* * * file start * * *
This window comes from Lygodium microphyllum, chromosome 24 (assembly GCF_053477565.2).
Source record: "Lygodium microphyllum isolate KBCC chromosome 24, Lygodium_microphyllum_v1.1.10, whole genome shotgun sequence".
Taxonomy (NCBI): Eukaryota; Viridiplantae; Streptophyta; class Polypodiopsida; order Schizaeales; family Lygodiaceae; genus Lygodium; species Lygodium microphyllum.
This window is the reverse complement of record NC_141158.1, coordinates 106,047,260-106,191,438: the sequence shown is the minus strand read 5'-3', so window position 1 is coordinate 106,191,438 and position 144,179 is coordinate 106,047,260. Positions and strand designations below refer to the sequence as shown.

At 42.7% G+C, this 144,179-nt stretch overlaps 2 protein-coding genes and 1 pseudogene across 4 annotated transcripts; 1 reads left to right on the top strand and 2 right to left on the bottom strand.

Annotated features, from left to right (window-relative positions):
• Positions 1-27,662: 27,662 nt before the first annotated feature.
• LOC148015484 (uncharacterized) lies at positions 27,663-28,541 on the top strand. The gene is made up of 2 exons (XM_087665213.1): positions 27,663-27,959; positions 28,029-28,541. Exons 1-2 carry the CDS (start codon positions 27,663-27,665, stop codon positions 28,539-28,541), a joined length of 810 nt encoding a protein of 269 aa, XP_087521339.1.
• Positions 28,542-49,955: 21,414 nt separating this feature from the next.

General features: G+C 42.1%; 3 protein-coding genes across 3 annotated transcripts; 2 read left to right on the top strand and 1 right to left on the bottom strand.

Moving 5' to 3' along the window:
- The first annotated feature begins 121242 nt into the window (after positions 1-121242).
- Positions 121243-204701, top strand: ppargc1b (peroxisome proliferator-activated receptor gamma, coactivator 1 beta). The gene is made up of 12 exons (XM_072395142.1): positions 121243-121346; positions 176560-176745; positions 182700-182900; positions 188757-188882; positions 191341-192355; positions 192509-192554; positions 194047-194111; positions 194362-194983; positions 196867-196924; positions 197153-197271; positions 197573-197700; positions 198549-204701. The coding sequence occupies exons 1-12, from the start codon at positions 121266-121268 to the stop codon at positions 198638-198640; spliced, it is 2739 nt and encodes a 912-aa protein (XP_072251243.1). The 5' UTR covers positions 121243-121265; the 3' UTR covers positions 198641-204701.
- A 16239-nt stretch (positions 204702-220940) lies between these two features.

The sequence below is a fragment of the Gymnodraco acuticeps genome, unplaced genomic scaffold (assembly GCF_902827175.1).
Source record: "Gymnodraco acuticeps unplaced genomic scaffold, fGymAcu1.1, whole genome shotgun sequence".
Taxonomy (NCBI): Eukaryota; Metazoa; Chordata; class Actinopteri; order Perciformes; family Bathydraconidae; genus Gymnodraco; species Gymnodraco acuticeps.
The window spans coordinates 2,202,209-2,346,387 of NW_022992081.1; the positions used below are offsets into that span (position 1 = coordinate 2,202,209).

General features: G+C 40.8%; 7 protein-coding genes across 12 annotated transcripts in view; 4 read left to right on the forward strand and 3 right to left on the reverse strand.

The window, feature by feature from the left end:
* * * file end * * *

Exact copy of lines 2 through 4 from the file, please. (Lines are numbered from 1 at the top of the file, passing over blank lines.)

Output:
Source record: "Lygodium microphyllum isolate KBCC chromosome 24, Lygodium_microphyllum_v1.1.10, whole genome shotgun sequence".
Taxonomy (NCBI): Eukaryota; Viridiplantae; Streptophyta; class Polypodiopsida; order Schizaeales; family Lygodiaceae; genus Lygodium; species Lygodium microphyllum.
This window is the reverse complement of record NC_141158.1, coordinates 106,047,260-106,191,438: the sequence shown is the minus strand read 5'-3', so window position 1 is coordinate 106,191,438 and position 144,179 is coordinate 106,047,260. Positions and strand designations below refer to the sequence as shown.